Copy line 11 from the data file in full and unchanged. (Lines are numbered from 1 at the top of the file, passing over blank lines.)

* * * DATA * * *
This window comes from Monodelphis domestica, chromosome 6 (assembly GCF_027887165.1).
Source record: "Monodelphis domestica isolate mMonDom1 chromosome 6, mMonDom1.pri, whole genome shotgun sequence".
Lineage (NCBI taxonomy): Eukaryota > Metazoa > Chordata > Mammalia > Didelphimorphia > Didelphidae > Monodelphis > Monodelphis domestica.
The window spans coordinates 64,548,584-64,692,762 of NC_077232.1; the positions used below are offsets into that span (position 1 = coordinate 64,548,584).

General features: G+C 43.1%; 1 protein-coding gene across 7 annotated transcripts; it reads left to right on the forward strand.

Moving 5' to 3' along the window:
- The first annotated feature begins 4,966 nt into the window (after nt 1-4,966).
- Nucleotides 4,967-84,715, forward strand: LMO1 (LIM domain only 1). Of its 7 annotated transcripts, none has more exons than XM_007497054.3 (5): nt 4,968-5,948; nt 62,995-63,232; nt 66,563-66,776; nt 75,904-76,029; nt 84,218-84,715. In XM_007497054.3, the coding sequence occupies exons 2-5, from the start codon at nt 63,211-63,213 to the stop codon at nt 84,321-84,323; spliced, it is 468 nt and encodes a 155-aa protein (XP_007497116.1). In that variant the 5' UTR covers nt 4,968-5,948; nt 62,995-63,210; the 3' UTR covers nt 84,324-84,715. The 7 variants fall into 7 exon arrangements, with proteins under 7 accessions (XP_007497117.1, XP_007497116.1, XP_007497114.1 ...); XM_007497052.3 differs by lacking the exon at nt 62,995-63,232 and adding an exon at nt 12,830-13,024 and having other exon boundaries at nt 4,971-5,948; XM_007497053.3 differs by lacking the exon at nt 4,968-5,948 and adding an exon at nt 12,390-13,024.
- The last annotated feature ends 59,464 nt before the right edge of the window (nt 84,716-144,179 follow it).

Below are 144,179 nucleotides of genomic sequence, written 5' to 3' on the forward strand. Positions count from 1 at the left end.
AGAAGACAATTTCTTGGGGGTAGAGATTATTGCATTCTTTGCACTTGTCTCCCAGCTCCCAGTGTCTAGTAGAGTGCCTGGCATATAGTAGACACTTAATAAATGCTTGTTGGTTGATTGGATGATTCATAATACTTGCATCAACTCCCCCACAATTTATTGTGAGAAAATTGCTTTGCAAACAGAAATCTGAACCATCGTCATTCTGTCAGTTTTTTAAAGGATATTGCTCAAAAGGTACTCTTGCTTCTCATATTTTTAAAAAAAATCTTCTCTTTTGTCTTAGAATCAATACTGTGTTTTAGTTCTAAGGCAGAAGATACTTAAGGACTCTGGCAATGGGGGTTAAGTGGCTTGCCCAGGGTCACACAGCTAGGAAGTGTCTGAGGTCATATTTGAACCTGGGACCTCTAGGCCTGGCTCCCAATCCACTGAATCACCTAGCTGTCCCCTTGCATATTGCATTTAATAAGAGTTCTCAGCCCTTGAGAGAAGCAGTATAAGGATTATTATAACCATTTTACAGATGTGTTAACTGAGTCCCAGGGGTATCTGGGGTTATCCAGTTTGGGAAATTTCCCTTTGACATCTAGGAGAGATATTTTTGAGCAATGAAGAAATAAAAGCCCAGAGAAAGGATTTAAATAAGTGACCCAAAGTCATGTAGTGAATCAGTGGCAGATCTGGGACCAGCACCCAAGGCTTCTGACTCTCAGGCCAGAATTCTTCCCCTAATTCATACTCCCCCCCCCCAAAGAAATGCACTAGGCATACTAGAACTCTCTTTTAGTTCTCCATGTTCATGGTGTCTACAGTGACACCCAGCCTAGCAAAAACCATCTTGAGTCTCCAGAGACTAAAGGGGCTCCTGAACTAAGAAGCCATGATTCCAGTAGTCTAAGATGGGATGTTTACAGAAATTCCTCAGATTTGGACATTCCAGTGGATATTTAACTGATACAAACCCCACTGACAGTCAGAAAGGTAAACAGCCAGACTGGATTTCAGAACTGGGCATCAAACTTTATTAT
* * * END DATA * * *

AGAAGACAATTTCTTGGGGGTAGAGATTATTGCATTCTTTGCACTTGTCTCCCAGCTCCCAGTGTCTAGTAGAGTGCCTGGCATATAGTAGACACTTAATAAATGCTTGTTGGTTGATTGGATGATTCATAATACTTGCATCAACTCCCCCACAATTTATTGTGAGAAAATTGCTTTGCAAACAGAAATCTGAACCATCGTCATTCTGTCAGTTTTTTAAAGGATATTGCTCAAAAGGTACTCTTGCTTCTCATATTTTTAAAAAAAATCTTCTCTTTTGTCTTAGAATCAATACTGTGTTTTAGTTCTAAGGCAGAAGATACTTAAGGACTCTGGCAATGGGGGTTAAGTGGCTTGCCCAGGGTCACACAGCTAGGAAGTGTCTGAGGTCATATTTGAACCTGGGACCTCTAGGCCTGGCTCCCAATCCACTGAATCACCTAGCTGTCCCCTTGCATATTGCATTTAATAAGAGTTCTCAGCCCTTGAGAGAAGCAGTATAAGGATTATTATAACCATTTTACAGATGTGTTAACTGAGTCCCAGGGGTATCTGGGGTTATCCAGTTTGGGAAATTTCCCTTTGACATCTAGGAGAGATATTTTTGAGCAATGAAGAAATAAAAGCCCAGAGAAAGGATTTAAATAAGTGACCCAAAGTCATGTAGTGAATCAGTGGCAGATCTGGGACCAGCACCCAAGGCTTCTGACTCTCAGGCCAGAATTCTTCCCCTAATTCATACTCCCCCCCCCCAAAGAAATGCACTAGGCATACTAGAACTCTCTTTTAGTTCTCCATGTTCATGGTGTCTACAGTGACACCCAGCCTAGCAAAAACCATCTTGAGTCTCCAGAGACTAAAGGGGCTCCTGAACTAAGAAGCCATGATTCCAGTAGTCTAAGATGGGATGTTTACAGAAATTCCTCAGATTTGGACATTCCAGTGGATATTTAACTGATACAAACCCCACTGACAGTCAGAAAGGTAAACAGCCAGACTGGATTTCAGAACTGGGCATCAAACTTTATTAT